Two-Way Analysis of Variance (ANOVA) is a technique for studying the relationship between a quantitative dependent variable and two qualitative independent variables. Usually we are interested in whether the level of the dependent variable differs for different values of the qualitative variables. We will use as an example data from a student project reported in Stats: Data and Models (2nd ed.), by De Veaux, Velleman and Bock, Addison-Wesley, 2008, Chapter 29, Exercise 11. The student was interested in her success at basketball free throws. This study investigated whether there was any relationship between the quantitative variable "number of shots 'made' (i.e., successfully completed out of 50 tries)" and two qualitative variables "Time of Day" and "Shoes Worn". ANOVA is commonly used with experimental studies and that is the case here. You can find the data at our site as a plain text file, as an Excel spreadsheet.The data look like as below:
We can compare the two times or the two shoes by looking at summary statistics or at parallel boxplots. Now write the data in following format.
To find descriptive statistics in Excel 2003, first select Tools > Data Analysis. In Analysis Tools select Descriptive Statistics and click OK. In Input Range select the range (for Morning: from cell D2 to D9 and for Night: from cell E2 to E9) for which you want to find descriptive statistics. In Output options tick on the circle of New Sheet and then tick on check box of Summary statistics and click OK. In 2007 first we have to go to Data, select Data Analysis then we have same procedure as in 2003. We will get the summary statistics as below,
Morning Night Mean 30.5 Mean 31.8750 Standard Error 1.9180 Standard Error 1.4322 Median 32.5 Median 31.5 Mode #N/A Mode 27 Standard Deviation 5.4248 Standard Deviation 4.0510 Sample Variance 29.4286 Sample Variance 16.4107 Kurtosis -1.3629 Kurtosis -1.2421 Skewness -0.5297 Skewness 0.1894 Range 15 Range 11 Minimum 22 Minimum 27 Maximum 37 Maximum 38 Sum 244 Sum 255 Count 8 Count 8
It looks like she does better at night. But that could just be due to natural variability. We can check with ANOVA.
To perform Two-Way ANOVA we have to arrange the data in the following format.
(In this format it is also easy to highlight all the "Favorite" data or all the "MOrning" data to get summary statistics for subgroups.) To find the Two-Way ANOVA, first select Tool > Data Analysis >. In Analysis Tools select ANOVA: Two-Factor With Replication. Select the range (select the above table from cell G1 to I9) for which you want to find Two-Way ANOVA. Write 4 in Rows per sample option, since we have four replication per treatment. In Output options tick on the circle of New Sheet and click OK. We get output as follows:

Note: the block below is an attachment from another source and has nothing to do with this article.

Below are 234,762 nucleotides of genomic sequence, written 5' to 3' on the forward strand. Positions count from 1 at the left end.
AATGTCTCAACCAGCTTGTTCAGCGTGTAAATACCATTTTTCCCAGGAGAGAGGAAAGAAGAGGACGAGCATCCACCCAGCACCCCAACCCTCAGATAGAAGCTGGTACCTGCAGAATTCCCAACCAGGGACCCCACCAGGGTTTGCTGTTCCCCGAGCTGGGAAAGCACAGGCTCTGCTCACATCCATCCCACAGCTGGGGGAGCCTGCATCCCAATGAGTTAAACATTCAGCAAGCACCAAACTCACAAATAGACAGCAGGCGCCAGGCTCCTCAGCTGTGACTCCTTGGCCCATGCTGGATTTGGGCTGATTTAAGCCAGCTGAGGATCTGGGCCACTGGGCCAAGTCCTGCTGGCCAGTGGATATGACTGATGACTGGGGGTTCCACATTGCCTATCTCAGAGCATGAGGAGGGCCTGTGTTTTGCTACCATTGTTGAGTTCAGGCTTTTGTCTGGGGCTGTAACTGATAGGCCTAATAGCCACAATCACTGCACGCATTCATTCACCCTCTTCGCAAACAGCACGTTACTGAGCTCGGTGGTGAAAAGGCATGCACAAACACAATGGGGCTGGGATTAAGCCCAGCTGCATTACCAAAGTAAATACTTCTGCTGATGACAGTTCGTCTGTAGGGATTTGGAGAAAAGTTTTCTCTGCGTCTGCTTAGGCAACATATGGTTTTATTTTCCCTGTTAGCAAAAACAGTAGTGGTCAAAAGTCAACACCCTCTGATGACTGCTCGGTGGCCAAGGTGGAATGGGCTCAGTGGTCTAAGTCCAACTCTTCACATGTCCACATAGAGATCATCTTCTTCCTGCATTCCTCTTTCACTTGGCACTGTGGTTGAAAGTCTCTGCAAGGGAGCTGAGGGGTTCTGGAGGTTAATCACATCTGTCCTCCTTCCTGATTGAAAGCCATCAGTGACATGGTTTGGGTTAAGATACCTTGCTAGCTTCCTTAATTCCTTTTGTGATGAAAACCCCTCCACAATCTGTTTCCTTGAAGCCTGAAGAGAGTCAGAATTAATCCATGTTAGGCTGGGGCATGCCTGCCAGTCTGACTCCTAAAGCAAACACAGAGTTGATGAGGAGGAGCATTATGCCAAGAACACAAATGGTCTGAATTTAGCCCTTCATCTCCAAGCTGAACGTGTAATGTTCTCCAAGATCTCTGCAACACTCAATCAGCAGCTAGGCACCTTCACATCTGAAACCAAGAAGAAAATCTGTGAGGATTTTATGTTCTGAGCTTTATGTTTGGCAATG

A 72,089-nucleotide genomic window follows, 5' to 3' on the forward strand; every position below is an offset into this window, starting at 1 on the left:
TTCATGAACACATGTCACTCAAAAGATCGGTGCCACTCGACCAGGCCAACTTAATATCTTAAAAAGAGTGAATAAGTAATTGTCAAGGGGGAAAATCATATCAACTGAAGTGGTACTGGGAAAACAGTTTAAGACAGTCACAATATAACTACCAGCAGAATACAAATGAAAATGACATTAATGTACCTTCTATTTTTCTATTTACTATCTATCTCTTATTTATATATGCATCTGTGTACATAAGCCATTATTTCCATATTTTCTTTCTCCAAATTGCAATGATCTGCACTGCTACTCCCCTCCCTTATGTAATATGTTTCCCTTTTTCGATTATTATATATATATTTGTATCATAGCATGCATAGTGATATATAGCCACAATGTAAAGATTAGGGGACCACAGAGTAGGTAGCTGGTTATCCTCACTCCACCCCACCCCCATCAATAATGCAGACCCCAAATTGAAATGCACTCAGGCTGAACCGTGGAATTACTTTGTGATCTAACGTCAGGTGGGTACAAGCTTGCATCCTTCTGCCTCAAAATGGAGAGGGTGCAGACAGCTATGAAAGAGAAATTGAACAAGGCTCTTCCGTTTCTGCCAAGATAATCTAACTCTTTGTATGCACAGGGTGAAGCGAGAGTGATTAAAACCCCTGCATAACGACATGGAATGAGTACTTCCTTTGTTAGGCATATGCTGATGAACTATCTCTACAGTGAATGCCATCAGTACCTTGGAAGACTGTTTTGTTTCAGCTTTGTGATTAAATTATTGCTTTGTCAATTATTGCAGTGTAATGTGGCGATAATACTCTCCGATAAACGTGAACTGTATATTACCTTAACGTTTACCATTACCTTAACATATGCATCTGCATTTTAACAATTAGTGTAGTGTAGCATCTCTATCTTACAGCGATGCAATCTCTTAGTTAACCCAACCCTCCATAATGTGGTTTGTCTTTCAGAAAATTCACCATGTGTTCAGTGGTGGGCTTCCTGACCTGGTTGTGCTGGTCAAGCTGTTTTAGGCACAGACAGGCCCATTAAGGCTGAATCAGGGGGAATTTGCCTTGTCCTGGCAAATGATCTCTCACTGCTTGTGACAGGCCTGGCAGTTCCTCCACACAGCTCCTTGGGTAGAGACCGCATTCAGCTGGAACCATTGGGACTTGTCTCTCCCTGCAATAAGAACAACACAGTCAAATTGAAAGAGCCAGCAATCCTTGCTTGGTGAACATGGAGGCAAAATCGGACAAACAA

Anova: Two-Factor With Replication SUMMARY Others Favorite Total Morning Count 4 4 8 Sum 120 124 244 Average 30 31 30.5 Variance 27.3333 40.6667 29.4286 Night Count 4 4 8 Sum 117 138 255 Average 29.25 34.5 31.875 Variance 8.25 11.6667 16.4107 Total Count 8 8 Sum 237 262 Average 29.6250 32.75 Variance 15.4107 25.9286 ANOVA Source of Variation SS df MS F P-value F crit Sample 7.5625 1 7.5625 0.3441 0.5684 4.7472 Columns 39.0625 1 39.0625 1.7773 0.2072 4.7472 Interaction 18.0625 1 18.0625 0.8218 0.3825 4.7472 Within 263.75 12 21.9792 Total 328.4375 15
("Columns" is the two shoes and "Sample" the two times of day.) Unfortunately the p-values for all variables are quite large, suggesting that any effect we saw could well have been due to chance. However, there is an alternative interpretation: with just 16 observations, we will only be able to detect a fairly large difference. It appeared the shoes made a difference of about 3 successes in 50 tries. If that is enough of a difference to matter in practice, we might repeat the experiment with more trials. Before we do that, though, we might make some displays to see if data of this sort matches the assumptions of ANOVA. No sense gathering more if it does not;-)
We can't expect perfection with only eight numbers in each group (How could eight numbers look bell-shaped?) but there are no signs here of serious skewness or outliers. All four groups have similar variabilities.
If we see signs the assumptions are not met then the remedies are similar to what they are in the univariate case. For example, outliers or bimodality must be investigated as to their cause. A transformation of the dependent variable may help just as it can in the univariate case. However, it is most likely to be effective if all the groups are skewed, and in the same direction, or if there is a systematic change in variability as group means increase.
© 2007 Robert W. Hayden